Before you can recover a database table, you must have backed up its housing database. Don't worry, that doesn't mean clairvoyance is a requirement. As you will see shortly, you don't have to backup your database right before your table is dropped. The database backup can occur right after you create the database. Furthermore, you could even perform it before you create the deleted table. You can then use the database logs to reconstruct your database (for more on this subject, read through my previous Solution on DB2 database recovery
As mentioned previously, DB2 uses database logs to recover the changes that occurred to the database after a backup. For recovery to take place, you need to enable a logging type called archival logging. Enter the following command into the command line processor:
db2 => update database configuration for DBSTUDY using
The command should return a message similar to the following:
DB20000I The UPDATE DATABASE CONFIGURATION command
SQL1363W One or more of the parameters submitted for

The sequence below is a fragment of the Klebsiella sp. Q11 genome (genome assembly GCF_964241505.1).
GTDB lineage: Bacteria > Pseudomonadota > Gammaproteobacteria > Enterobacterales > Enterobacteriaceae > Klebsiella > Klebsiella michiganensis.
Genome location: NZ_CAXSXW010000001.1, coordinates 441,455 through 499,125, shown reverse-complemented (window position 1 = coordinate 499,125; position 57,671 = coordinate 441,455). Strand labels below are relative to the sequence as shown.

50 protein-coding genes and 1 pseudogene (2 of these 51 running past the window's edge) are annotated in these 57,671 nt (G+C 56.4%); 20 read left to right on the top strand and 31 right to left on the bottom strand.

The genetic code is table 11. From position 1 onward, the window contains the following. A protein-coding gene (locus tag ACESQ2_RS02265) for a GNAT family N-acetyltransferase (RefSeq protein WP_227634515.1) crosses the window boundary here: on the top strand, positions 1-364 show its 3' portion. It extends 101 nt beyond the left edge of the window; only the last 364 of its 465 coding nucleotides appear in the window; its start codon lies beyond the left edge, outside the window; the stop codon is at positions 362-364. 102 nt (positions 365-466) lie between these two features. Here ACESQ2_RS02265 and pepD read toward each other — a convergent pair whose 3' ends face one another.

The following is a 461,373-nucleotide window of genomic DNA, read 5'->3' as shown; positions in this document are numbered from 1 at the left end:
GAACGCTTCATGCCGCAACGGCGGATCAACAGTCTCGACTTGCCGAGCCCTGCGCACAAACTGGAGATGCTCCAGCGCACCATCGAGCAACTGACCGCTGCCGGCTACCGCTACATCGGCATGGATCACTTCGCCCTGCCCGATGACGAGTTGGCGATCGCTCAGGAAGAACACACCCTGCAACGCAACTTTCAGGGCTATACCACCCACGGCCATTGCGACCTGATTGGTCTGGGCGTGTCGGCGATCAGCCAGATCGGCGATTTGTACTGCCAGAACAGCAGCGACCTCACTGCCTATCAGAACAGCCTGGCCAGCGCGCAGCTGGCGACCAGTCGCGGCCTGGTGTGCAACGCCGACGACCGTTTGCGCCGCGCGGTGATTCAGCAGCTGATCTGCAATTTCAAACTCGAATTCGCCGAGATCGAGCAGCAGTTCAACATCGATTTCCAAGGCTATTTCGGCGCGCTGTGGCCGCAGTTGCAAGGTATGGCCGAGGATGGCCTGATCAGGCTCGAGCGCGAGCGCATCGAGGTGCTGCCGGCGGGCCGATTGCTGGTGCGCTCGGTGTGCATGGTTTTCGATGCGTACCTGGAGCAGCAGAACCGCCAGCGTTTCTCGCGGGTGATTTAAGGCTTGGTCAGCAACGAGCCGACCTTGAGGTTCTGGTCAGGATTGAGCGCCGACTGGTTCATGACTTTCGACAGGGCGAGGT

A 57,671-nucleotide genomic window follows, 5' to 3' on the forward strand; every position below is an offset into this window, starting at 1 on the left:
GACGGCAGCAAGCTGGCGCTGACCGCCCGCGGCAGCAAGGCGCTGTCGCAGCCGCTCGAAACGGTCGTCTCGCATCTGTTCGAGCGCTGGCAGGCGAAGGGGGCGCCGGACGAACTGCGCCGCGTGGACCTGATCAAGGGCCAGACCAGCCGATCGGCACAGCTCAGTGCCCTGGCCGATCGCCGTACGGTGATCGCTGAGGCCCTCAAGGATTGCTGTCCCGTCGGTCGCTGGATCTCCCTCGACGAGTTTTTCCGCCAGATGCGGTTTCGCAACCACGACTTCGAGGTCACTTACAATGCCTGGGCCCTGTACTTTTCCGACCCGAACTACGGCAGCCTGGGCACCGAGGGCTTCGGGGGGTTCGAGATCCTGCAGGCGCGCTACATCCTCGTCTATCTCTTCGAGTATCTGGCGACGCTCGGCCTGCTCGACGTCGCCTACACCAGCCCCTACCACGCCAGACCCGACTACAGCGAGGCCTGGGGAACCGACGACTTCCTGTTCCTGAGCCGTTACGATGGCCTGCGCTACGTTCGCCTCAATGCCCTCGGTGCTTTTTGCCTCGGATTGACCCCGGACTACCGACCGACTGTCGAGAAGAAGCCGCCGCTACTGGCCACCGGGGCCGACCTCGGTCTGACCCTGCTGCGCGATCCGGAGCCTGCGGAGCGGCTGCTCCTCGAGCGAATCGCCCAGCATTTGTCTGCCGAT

immediate modification were not changed dynamically.
For these configuration parameters, all applications
must disconnect from this database before the changes
As the message implies, you have to disconnect all applications from the database for the changes to take effect.
You can also enable archival logging using the Database Logging wizard of the Control Center as shown in Figure 3.
|Figure 3: Enabling Archive Logging via the Database Logging Wizard|
You can backup your database via the command line with the following syntax:
backup database DBSTUDY user db2admin using db2admin to
This syntax backs up your database to
c:\dbbackup. If the backup operation is successful, you should receive a notification like the following:
Backup successful. The timestamp for this backup image is :
Be sure to keep the timestamp of the backup operation in a safe place. You'll use it later.
A Table to Be Recovered
To learn how to recover a dropped table, you obviously need a table to work with first. The following syntax creates a simple table consisting of one column that holds names:
db2=> create table RECOVERME(NAME varchar(55) not null
Now, populate the table with a row of data:
db2=> insert into RECOVERME values('Kulvir Singh Bhogal').
To showcase the power of the table recovery feature, create another table and add a row to it also (you'll see why later):
db2=> create table ANOTHERTABLE(animals varchar(55) not
null primary key)
Next, insert a row:
db2=> insert into ANOTHERTABLE values('Giraffe').
Now "accidentally" drop the RECOVERME table:
db2=> drop table RECOVERME